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Juana Villegas wins settlement in Tenn. after being shackled while giving birth

Protestors in front of Gov. David Paterson's office in New York, Aug. 18, 2009, calling on the Governor to sign an Anti-Shackling Bill. AP Photo/Yanina Manolova

(CBS/AP) NASHVILLE, Tenn. - Nashville officials have agreed to pay a $490,000 settlement to Juana Villegas, an immigrant in the United States illegally who was shackled to a hospital bed during labor after being arrested during a traffic stop.

The Metro Council approved the agreement Tuesday to end the five-year long lawsuit brought by Villegas.

The case turned the national spotlight on Davidson County Sheriff Daron Hall's enforcement of a federal deportation law, which is no longer enforced in the county.

Villegas was the subject of deportation proceedings when she went into labor in July 2008. She gave birth while shackled to a bed, and according to the New York Times, she developed an infection after not being allowed to bring a breast pump into detention after the delivery.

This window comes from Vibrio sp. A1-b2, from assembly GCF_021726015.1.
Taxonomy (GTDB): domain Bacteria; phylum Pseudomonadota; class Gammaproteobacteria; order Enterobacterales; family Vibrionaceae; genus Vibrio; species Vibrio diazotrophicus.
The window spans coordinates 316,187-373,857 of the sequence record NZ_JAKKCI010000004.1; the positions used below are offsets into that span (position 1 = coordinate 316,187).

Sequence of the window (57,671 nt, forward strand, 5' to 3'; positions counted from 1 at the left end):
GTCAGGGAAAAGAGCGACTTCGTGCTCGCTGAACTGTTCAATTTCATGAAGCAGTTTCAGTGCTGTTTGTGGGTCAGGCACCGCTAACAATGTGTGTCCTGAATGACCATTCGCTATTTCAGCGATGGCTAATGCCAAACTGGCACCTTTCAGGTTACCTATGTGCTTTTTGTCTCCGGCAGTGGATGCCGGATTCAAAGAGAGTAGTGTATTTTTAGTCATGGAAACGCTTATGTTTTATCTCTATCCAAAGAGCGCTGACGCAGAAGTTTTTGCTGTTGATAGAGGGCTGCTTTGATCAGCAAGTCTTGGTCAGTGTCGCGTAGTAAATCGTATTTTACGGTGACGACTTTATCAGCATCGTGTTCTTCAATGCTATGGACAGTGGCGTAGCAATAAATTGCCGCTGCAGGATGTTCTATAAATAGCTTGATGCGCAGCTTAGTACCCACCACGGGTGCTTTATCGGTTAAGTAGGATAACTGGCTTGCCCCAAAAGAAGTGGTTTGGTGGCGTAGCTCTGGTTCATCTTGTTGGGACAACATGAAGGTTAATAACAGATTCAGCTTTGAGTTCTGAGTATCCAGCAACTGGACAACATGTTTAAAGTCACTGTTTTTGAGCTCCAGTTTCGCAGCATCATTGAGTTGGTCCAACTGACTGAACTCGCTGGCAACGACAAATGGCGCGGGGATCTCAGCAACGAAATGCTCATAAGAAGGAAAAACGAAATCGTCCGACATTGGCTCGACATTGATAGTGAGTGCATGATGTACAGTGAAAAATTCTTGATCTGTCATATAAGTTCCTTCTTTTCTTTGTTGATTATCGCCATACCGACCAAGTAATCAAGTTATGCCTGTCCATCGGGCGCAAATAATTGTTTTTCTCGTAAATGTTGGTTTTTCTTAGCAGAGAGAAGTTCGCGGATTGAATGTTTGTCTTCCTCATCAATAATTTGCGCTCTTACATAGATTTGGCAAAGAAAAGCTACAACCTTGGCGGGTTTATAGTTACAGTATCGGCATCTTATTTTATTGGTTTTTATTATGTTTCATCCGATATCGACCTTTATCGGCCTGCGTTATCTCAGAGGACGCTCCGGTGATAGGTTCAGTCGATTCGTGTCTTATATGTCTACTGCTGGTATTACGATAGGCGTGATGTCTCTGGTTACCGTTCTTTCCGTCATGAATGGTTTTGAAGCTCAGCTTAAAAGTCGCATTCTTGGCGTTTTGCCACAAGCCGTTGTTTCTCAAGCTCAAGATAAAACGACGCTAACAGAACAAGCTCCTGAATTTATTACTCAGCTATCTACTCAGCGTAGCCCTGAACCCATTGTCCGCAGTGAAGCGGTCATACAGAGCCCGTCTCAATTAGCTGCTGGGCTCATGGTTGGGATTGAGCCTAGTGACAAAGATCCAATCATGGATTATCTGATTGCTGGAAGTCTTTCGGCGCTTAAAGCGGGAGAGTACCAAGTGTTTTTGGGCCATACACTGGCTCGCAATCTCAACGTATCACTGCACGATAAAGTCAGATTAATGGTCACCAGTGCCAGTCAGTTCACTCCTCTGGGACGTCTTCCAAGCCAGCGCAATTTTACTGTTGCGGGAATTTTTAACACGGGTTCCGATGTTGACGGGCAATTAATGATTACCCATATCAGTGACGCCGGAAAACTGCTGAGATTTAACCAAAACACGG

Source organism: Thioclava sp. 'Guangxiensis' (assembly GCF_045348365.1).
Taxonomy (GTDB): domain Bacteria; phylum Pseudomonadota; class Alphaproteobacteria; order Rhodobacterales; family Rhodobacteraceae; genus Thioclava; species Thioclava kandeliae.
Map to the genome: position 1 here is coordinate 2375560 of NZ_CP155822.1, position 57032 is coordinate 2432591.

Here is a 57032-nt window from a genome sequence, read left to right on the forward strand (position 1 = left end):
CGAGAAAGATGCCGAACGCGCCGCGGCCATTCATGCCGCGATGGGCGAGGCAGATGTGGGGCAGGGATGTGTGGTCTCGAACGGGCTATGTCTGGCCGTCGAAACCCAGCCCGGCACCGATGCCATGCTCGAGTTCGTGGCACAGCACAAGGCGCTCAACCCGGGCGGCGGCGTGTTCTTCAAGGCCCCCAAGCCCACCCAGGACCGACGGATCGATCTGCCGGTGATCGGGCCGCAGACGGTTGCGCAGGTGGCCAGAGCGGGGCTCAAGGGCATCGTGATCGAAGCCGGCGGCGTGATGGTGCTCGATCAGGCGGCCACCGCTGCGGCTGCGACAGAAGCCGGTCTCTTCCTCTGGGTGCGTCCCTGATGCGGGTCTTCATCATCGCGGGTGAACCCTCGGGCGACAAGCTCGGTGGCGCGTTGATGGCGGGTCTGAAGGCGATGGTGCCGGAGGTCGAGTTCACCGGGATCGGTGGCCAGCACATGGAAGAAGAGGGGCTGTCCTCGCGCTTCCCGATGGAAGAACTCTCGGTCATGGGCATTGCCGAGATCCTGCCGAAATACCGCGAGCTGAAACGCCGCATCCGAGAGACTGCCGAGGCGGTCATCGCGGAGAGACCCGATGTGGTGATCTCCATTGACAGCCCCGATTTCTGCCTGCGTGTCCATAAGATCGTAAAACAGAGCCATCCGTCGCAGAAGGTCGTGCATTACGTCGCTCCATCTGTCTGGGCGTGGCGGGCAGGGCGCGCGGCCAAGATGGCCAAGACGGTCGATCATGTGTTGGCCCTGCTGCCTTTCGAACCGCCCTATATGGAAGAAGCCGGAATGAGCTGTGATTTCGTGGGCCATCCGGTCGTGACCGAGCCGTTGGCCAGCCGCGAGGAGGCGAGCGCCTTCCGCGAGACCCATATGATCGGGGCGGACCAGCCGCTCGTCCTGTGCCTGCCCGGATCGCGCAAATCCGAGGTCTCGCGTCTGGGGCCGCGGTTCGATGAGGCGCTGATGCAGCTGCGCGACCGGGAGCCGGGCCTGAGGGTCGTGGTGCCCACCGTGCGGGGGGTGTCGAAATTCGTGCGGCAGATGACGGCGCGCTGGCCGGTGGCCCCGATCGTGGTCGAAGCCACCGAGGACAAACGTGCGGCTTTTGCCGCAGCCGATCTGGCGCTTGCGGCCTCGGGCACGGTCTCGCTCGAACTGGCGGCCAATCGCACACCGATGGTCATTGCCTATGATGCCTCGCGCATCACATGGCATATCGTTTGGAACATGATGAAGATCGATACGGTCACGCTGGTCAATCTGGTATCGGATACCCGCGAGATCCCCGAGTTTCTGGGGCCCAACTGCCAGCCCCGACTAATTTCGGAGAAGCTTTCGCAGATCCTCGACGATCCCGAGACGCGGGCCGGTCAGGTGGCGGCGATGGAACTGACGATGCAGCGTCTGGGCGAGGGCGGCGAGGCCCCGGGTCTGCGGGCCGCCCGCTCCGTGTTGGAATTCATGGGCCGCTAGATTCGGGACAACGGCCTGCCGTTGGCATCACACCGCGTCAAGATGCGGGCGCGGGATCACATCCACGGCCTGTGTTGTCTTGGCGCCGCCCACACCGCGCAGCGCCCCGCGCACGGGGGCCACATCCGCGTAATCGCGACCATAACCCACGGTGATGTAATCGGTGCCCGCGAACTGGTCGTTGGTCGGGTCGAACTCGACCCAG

Villegas will receive $100,000 from the settlement, with the remainder going to attorneys' fees. The Times reports that the federal judge in the case has urged immigration authorities to provide Villegas a special visa that is generally offered to crime victims. The judge said the visa was in order because of the violation of Villegas's civil rights, reports the paper.

In 2011, the same judge ruled jail officers had shown "deliberate indifference" to Villegas' medical needs by cuffing her ankle to her hospital bed throughout most of her labor and during recovery, according to the Times.

In September 2008, the Davidson County sheriff reportedly issued a new policy ending the shackling of pregnant women in detention.

According to the ACLU, 24 states currently restrict the use of restraints on pregnant women during labor and delivery.

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